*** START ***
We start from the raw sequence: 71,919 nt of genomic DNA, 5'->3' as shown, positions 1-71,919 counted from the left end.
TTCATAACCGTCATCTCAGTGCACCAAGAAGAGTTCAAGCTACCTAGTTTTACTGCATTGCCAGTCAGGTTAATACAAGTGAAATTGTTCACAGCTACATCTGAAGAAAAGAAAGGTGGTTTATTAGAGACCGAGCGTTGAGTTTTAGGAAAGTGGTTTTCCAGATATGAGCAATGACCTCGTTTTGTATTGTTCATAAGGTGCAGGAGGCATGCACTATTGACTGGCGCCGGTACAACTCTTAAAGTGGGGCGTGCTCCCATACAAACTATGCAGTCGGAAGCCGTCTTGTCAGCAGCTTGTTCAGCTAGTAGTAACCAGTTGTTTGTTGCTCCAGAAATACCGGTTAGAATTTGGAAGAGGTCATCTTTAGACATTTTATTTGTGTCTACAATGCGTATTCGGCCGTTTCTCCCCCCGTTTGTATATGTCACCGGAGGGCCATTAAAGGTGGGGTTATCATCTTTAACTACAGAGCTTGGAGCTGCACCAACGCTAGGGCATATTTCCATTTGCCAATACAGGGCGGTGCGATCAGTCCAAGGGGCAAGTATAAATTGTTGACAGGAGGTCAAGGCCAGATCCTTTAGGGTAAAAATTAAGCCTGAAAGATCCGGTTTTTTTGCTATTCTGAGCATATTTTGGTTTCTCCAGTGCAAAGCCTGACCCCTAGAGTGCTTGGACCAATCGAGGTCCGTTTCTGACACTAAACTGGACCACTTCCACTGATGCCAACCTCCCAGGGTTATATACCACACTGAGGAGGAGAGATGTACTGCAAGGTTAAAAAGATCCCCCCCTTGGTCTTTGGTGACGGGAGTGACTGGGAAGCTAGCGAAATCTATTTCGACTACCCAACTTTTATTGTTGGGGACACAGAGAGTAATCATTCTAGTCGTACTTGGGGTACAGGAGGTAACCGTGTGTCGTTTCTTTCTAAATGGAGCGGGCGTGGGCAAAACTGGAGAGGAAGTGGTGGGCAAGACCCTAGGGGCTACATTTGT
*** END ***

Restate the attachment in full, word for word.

We start from the raw sequence: 71,919 nt of genomic DNA, 5'->3' as shown, positions 1-71,919 counted from the left end.
TTCATAACCGTCATCTCAGTGCACCAAGAAGAGTTCAAGCTACCTAGTTTTACTGCATTGCCAGTCAGGTTAATACAAGTGAAATTGTTCACAGCTACATCTGAAGAAAAGAAAGGTGGTTTATTAGAGACCGAGCGTTGAGTTTTAGGAAAGTGGTTTTCCAGATATGAGCAATGACCTCGTTTTGTATTGTTCATAAGGTGCAGGAGGCATGCACTATTGACTGGCGCCGGTACAACTCTTAAAGTGGGGCGTGCTCCCATACAAACTATGCAGTCGGAAGCCGTCTTGTCAGCAGCTTGTTCAGCTAGTAGTAACCAGTTGTTTGTTGCTCCAGAAATACCGGTTAGAATTTGGAAGAGGTCATCTTTAGACATTTTATTTGTGTCTACAATGCGTATTCGGCCGTTTCTCCCCCCGTTTGTATATGTCACCGGAGGGCCATTAAAGGTGGGGTTATCATCTTTAACTACAGAGCTTGGAGCTGCACCAACGCTAGGGCATATTTCCATTTGCCAATACAGGGCGGTGCGATCAGTCCAAGGGGCAAGTATAAATTGTTGACAGGAGGTCAAGGCCAGATCCTTTAGGGTAAAAATTAAGCCTGAAAGATCCGGTTTTTTTGCTATTCTGAGCATATTTTGGTTTCTCCAGTGCAAAGCCTGACCCCTAGAGTGCTTGGACCAATCGAGGTCCGTTTCTGACACTAAACTGGACCACTTCCACTGATGCCAACCTCCCAGGGTTATATACCACACTGAGGAGGAGAGATGTACTGCAAGGTTAAAAAGATCCCCCCCTTGGTCTTTGGTGACGGGAGTGACTGGGAAGCTAGCGAAATCTATTTCGACTACCCAACTTTTATTGTTGGGGACACAGAGAGTAATCATTCTAGTCGTACTTGGGGTACAGGAGGTAACCGTGTGTCGTTTCTTTCTAAATGGAGCGGGCGTGGGCAAAACTGGAGAGGAAGTGGTGGGCAAGACCCTAGGGGCTACATTTGT